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1218-13 New York Times Crossword Answers 18 Dec 13, Wednesday





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CROSSWORD SETTER: Ed Sessa
THEME: A Word Combined … each of today’s themed answers is a common phrase that starts with the indefinite article. To suit the clue, that first “A” is combined with the second word to make a new word and give a different meaning to the phrase:
17A. Plaque from a governor? : AWARD OF THE STATE (“from “a ward of the state”)
36A. Mime's motto? : AWAY WITH WORDS (from “a way with words”)
59A. Arrive via a red-eye? : ALIGHT IN THE DARK (from “a light in the dark”)
BILL BUTLER’S COMPLETION TIME: 10m 04s
ANSWERS I MISSED: 0

Today's Wiki-est, Amazonian Googlies
Across

1. Good ol' boy : BUBBA
The term “bubba” is a chiefly US Southern slang, and is a term of address for a boy or man. The suggestion is that “bubba” is a corruption of “brother”.

6. Airport security worker's device : WAND
The wand used in airport security screening is a metal detector. Most metal detectors generate an alternating magnetic field. When the magnetic field is passed close to a piece of conductive metal, the metal causes a local distortion in the detector’s magnetic field that is often signalled by an electronic tone.

10. Black, to a bard : EBON
Ebony is another word for the color black (often shortened to "ebon" in poetry). Ebony is a dark black wood that is very dense, one of the few types of wood that sinks in water. Ebony has been in high demand so the species of trees yielding the wood are now considered threatened. It is in such short supply that unscrupulous vendors have been known to darken lighter woods with shoe polish to look like ebony, so be warned ...

14. Composer Copland : AARON
Aaron Copland was the most American of all classical composers, I think. Perhaps his most famous work is the "Fanfare for the Common Man", written in 1942 and a piece intended to be uplifting in the gloomy years leading up to WWII. This piece is recognized not just for performances of the original, but also for the progressive rock version that was recorded by Emerson, Lake & Palmer in 1977.

15. Outermost Aleutian island : ATTU
Attu is the westernmost island in the Aleutian chain, and so is the westernmost part of Alaska. Japanese forces took the island in October 1942, eventually landing as many as 2,900 soldiers there. In May 1943, the US Army retook the island in twenty days of fighting that is now called the Battle of Attu, the only land battle to take place on US soil during WWII. I am very proud of my father-in-law, who served in the Aleutians in WWII ...

17. Plaque from a governor? : AWARD OF THE STATE (“from “A ward of the state”)
In the case when a court takes on the responsibility for the legal protection of an individual, that person is said to be a ward of the state.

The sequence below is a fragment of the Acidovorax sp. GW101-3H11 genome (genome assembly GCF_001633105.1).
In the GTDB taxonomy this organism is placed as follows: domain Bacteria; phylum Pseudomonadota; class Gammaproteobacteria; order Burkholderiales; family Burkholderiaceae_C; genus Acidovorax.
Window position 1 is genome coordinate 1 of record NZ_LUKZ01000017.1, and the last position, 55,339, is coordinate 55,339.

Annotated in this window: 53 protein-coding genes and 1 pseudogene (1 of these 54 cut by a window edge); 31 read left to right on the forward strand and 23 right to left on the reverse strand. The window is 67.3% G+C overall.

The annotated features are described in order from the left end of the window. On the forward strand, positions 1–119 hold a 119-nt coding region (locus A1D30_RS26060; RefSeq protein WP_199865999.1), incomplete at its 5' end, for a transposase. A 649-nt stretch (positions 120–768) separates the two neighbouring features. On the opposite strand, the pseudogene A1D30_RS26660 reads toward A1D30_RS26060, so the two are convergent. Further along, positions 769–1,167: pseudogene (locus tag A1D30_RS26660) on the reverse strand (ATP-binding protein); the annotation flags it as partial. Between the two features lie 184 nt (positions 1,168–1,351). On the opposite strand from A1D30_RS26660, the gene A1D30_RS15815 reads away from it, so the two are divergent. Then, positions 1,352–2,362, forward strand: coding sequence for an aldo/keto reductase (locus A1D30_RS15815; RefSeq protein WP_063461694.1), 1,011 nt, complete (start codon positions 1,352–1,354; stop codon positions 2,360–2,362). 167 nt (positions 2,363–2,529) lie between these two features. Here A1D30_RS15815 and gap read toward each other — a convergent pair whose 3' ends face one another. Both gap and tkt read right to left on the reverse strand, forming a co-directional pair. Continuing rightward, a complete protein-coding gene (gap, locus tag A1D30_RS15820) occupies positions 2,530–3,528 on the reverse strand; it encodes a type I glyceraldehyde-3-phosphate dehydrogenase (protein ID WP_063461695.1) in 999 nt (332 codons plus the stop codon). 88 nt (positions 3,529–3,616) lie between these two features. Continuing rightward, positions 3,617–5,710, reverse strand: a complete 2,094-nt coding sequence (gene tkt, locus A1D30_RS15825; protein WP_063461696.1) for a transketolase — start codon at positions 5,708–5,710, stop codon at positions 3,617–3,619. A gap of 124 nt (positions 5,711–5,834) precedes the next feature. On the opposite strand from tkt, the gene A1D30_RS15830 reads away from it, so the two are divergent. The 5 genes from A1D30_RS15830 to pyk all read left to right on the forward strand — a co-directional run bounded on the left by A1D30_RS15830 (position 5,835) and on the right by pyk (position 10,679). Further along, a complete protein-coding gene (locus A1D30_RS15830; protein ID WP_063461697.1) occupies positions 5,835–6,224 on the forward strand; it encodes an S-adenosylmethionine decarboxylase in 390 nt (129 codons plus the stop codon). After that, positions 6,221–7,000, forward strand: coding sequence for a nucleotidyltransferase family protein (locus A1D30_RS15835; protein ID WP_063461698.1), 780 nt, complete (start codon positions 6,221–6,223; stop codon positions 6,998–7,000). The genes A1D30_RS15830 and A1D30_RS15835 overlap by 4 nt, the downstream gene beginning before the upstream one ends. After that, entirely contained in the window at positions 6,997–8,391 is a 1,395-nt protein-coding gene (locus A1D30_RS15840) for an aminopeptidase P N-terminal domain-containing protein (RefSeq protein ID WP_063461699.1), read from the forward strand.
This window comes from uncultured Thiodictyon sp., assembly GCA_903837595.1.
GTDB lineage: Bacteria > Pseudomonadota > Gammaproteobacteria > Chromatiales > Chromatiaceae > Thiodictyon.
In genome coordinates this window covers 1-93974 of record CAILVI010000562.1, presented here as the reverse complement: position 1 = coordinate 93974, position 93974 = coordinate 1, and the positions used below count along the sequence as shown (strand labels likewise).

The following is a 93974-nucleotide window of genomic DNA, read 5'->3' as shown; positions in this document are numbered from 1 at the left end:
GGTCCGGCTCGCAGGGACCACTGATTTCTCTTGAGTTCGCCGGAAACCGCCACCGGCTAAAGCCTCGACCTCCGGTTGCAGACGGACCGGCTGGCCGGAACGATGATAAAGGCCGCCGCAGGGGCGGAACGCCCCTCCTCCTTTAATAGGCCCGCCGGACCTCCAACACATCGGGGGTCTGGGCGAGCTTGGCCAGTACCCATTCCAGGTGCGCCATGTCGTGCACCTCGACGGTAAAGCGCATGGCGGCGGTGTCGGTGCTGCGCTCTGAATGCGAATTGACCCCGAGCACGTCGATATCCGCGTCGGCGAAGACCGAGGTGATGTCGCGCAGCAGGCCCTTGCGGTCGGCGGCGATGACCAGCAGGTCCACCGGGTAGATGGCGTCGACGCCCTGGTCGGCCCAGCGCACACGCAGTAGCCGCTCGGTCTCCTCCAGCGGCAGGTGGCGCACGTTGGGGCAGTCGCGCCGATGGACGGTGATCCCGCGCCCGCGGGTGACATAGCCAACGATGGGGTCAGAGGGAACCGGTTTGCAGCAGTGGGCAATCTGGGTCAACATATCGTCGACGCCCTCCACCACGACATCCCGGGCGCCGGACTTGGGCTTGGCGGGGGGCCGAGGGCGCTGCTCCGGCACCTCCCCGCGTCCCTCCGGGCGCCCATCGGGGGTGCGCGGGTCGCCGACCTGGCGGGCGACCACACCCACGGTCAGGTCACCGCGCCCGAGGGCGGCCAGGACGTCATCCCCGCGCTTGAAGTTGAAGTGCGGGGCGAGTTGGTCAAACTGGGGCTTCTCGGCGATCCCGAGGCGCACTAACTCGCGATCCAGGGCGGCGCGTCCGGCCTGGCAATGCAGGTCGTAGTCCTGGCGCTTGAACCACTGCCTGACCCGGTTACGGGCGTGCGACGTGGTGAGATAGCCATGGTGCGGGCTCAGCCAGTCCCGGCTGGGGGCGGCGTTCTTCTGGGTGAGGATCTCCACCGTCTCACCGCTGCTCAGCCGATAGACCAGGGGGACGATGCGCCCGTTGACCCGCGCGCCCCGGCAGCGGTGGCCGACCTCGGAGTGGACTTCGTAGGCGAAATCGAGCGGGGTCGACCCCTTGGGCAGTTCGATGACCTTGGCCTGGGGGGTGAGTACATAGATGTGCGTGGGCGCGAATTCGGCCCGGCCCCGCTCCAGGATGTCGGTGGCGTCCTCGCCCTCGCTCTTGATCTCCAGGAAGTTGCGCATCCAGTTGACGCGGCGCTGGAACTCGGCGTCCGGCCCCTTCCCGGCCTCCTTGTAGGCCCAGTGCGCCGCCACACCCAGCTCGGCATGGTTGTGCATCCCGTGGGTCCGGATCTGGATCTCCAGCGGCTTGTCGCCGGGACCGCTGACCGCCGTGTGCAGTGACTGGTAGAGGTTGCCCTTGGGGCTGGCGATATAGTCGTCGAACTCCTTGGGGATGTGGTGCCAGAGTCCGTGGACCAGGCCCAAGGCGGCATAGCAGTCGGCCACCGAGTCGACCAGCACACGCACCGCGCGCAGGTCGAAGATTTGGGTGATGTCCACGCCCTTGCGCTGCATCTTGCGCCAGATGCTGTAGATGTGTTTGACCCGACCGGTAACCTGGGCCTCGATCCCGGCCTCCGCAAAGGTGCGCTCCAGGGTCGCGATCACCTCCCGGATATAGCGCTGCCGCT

22. "Downton Abbey" airer : PBS
Fans of the wonderful TV drama “Downton Abbey” will be very familiar with the exterior appearance of Highclere Castle in Hampshire. Highclere is used as the location for exterior and many interior shots of the fictitious Grantham residence called Downton Abbey. The exterior of Highclere is very reminiscent of the Houses of Parliament building in London. That similarity exists because the house was largely rebuilt from 1839 to 1842 by architect Sir Charles Barry soon after he finished work on the refurbished Houses of Parliament.

24. Title for U2's Bono : SIR
U2’s lead singer Bono was granted an honorary knighthood by Queen Elizabeth II of the UK in 2007. However, the title of “Sir” can only be used by citizens of the UK and the British Commonwealth. Bono is an Irishman, and Ireland left the British Commonwealth when it became an independent republic in 1949. So, it’s just “Bono”, and not “Sir Bono”.

25. Brit. military honor : DSO
The Distinguished Service Order (DSO) is a British military award that is usually presented to officers with the rank of Major or higher.

27. Psych 101 topic : EGO
Sigmund Freud created a structural model of the human psyche, breaking it into three parts: the id, the ego, and the super-ego. The id is that part of the psyche containing the basic instinctual drives. The ego seeks to please the id by causing realistic behavior that benefits the individual. The super-ego almost has a parental role, contradicting the id by introducing critical thinking and morals to behavioral choices.

28. Sounds from saunas : AAHS
As my Finnish-American wife will tell you, "sauna" is a Finnish word, and is correctly pronounced "sow-nah" (with "sow" as in the female pig).

41. Machine that "nothing runs like" : DEERE
John Deere invented the first commercially successful steel plow in 1837. Prior to Deere's invention, farmers used an iron or wooden plow that constantly had to be cleaned as rich soil stuck to its surfaces. The cast-steel plow was revolutionary as its smooth sides solved the problem of "stickiness".

42. Certain dupe : XEROX
Xerox was founded in 1906 in Rochester, New York and originally made photographic paper and equipment. Real success came for the company in 1959 when it introduced the first plain-paper photocopier. Xerox named Ursula Burns as CEO in 2009, the first African American woman to head up a S&P 100 company. Burn was also the first woman to succeed another female CEO (replacing Anne Mulcahy).

44. "Something is rotten in Denmark" : I SMELL A RAT
“Something is rotten in the state of Denmark” is a famous line from William Shakespeare’s play “Hamlet”. The line is spoken by Marcellus to Horatio, who are both standing guard outside the castle at Elsinore. In modern usage, the phrase is used when there is suspicion that someone in authority knew about a problem and failed to act.

50. What Charlie rides, in a 1959 hit : MTA
"M.T.A." was a 1958 hit for the Kingston Trio. The song tells of a man called Charlie who is stuck on board an MTA subway car in Boston. His problem is that "exit fares" had been introduced on the system to supplement "entrance fares" (true story!), and the man didn't have the extra nickel needed to get off the train.

51. Capp and Capone : ALS
Al Capp was a cartoonist from New Haven, Connecticut who is best remembered for cartoon strip “Li’l Abner”. Capp created “Li’l Abner” in 1934 and drew it himself until 1977. Capp passed away two years after “Li’l Abner” was retired.